Step 1: Market Research
Regardless of how much you plan on investing in your marketing strategy, you should always build a pool of intelligence and useful data that will aid you in developing your strategy. This is called market research. You can implement market research in a number of ways, but there two general overviews of ways that you can research:
This type of research includes gathering preexisting data and conducting your own internal studies. You can use several resources including the World Wide Web, your local library and your peers to conduct passive research. Many companies offer market research reports that may be useful to your own market and you can usually find these online through various sources. Some of these sources include:
- Gartner Group (gartner.com)
- Hoovers (hoovers.com)
- Dunn and Bradstreet (dnb.com)
- Marketing Research Association (mra-net.org)
- Factiva (factiva.com)
- You can also use your library’s resources for more localized information.
Active research includes actively polling or studying a group to learn real-time and informative data pertinent to your strategy. You can hire third party marketing companies to conduct these research studies; as it can be quite time-consuming to conduct even a small campaign. This data has an advantage over passive research because it can be customized towards your specific needs and the data is more current. You can also apply the data directly by building a prospect list out of your research. There are various ways to conduct active research; some of them include online surveys, telemarketing surveys, focus groups and market studies. The raw data you collect (usually answers to closed or open-ended questions) will then need to be quantified and formatted to allow you to make educated guesses when developing your strategy.
This first step in developing a marketing plan is often skipped. By conducting the right kind of market research, you can give your organization the competitive edge.
Step 2: Interpreting Strategic Objectives into Marketing Tactics
After conducting market research, you now have the intelligence to forge your overall business objectives into marketing tactics. The SMART goals that you developed earlier should be detailed enough to be your marketing objectives. Remember, make sure your goals contain the basic elements of a SMART goal; they should be Specific, Measurable, Attainable, Realistic and Tangible.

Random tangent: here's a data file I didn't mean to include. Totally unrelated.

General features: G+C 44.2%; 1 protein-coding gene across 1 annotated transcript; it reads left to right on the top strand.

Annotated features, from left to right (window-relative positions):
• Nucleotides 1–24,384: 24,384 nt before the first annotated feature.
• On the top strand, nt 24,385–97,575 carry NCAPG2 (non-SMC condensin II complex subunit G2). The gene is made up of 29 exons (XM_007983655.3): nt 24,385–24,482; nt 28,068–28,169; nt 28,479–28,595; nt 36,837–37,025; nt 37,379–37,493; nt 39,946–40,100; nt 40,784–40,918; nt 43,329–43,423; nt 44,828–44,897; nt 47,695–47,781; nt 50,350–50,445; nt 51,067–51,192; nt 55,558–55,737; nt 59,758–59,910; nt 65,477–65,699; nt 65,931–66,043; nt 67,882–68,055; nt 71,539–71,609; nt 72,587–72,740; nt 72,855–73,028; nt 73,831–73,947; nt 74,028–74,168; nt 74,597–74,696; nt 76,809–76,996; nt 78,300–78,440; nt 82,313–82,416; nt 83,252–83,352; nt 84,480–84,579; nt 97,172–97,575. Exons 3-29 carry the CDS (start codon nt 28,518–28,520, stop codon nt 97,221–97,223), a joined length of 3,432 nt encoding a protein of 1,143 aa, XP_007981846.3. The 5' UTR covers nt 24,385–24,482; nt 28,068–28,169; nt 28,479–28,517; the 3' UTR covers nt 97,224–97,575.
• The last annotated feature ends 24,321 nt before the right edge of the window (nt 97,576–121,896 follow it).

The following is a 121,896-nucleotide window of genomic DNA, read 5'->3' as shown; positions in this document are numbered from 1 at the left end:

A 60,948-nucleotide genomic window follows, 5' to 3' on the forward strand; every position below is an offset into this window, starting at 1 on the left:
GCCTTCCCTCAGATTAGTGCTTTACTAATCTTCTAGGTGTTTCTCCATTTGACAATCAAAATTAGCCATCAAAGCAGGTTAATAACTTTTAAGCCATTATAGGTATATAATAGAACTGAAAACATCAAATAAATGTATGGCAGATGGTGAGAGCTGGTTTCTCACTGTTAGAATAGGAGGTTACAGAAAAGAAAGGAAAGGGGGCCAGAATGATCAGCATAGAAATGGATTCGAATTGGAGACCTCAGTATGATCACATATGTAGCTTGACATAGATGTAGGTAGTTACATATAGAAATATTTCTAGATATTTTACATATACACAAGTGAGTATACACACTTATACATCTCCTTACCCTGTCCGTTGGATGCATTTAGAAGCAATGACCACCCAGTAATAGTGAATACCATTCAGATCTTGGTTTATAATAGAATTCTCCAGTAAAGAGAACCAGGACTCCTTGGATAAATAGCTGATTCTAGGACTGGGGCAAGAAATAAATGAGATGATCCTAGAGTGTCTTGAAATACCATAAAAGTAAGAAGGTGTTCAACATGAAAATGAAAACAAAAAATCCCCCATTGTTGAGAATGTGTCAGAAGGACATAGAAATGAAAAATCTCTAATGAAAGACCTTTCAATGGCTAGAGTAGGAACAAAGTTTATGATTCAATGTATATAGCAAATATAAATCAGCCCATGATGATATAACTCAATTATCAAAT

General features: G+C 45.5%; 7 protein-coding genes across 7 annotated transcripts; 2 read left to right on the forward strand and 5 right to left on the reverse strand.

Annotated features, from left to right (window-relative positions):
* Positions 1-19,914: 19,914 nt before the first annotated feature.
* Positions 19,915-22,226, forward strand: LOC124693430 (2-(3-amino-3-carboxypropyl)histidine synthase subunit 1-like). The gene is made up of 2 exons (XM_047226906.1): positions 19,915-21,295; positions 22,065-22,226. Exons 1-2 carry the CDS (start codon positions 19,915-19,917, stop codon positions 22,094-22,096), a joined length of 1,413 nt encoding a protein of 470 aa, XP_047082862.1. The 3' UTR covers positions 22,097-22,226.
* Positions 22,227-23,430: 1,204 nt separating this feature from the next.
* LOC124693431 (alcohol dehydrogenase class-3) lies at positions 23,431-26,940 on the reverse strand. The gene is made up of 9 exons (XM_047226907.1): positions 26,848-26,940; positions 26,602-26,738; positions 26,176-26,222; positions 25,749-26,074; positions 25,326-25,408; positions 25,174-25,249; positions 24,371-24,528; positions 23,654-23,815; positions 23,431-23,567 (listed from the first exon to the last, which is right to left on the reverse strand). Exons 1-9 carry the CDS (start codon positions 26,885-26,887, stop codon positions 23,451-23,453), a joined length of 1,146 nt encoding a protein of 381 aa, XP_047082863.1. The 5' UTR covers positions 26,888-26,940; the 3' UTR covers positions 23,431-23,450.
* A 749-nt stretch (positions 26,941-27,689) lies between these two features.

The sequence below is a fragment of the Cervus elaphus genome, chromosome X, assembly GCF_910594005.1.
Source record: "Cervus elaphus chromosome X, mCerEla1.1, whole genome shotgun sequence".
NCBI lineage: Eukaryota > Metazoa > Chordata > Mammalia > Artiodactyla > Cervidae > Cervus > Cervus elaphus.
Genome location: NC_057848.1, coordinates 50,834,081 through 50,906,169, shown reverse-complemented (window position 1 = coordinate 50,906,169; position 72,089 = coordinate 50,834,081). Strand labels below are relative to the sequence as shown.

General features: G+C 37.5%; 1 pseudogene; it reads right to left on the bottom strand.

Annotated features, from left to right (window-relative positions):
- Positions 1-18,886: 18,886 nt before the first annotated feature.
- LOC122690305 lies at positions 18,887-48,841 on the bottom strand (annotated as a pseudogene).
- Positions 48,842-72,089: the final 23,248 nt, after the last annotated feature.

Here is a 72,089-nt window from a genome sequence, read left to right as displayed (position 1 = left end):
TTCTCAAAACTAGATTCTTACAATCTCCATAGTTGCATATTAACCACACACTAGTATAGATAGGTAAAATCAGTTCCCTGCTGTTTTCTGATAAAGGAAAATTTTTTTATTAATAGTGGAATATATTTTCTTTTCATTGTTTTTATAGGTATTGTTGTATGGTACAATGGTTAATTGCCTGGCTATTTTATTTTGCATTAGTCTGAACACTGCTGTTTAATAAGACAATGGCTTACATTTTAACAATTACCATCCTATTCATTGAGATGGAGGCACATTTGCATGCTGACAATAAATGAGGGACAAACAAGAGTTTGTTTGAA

Step 3: Define Primary and Secondary Audience
This is where your prospecting and market research come to full term. Defining a target market is an educated guess (with market research) of who would most likely purchase your product. Combine the data collected from your market research and your prospect list and map out the commonalities and characteristics of your target market.
Your next step is to take this information a bit further by trying to answer the questions that relate to eliminating barriers to impulse to action. Use the following questions as a guide:
- What key characteristics do your target market have in common?
- What demographic statistics do your target market have in common?
- What are the barriers that prevent impulse to action?
- What would encourage your prospects to purchase your products or services?
- What types of marketing vehicles have historically worked on this group?
These questions can be further developed to better understand your target audience. The more you understand about your audience; the stronger your marketing strategy will be.
Once you clearly understand your target audience, you must develop a clear and concise message and value proposition to communicate to them. You must understand how your target audience will benefit from your product or service and clearly establish what your company can offer.
A good exercise is to develop a list of features, attributes, benefits and tie in for your product. Often called the FABT (Features, Attributes, Benefits and Tie-in) method, this will force you into understanding your offerings inside and out.
- Features: The direct statement of the object you are describing. Example: This is a Pen.
- Attributes: A description of the product, service, or business. Example: This pen is made of metal, is about three inches long and has an ink-dispensing tip.
- Benefits: How this product, service, or business can be applied. Example: This pen can be used to write down ideas and thoughts to store information on paper.
- Tie-In: How this product, service, or business can directly apply to your target market Example: This pen can be used for businesses to write down and store information that can later be retrieved by a business.
Write down all of the features of your business and then try to fill out the rest. It’s often useful to develop a spreadsheet with the headings: features, attributes, benefits, and tie-ins.
You should also develop and craft your niche. Long gone are the days when you can successfully be everything to everybody. This is a recipe for business failure. Find and list the characteristics that define your company. Is it economy? Quality? Exclusivity? Know your niche, define how you want to be labeled and incorporate it into your overall marketing message.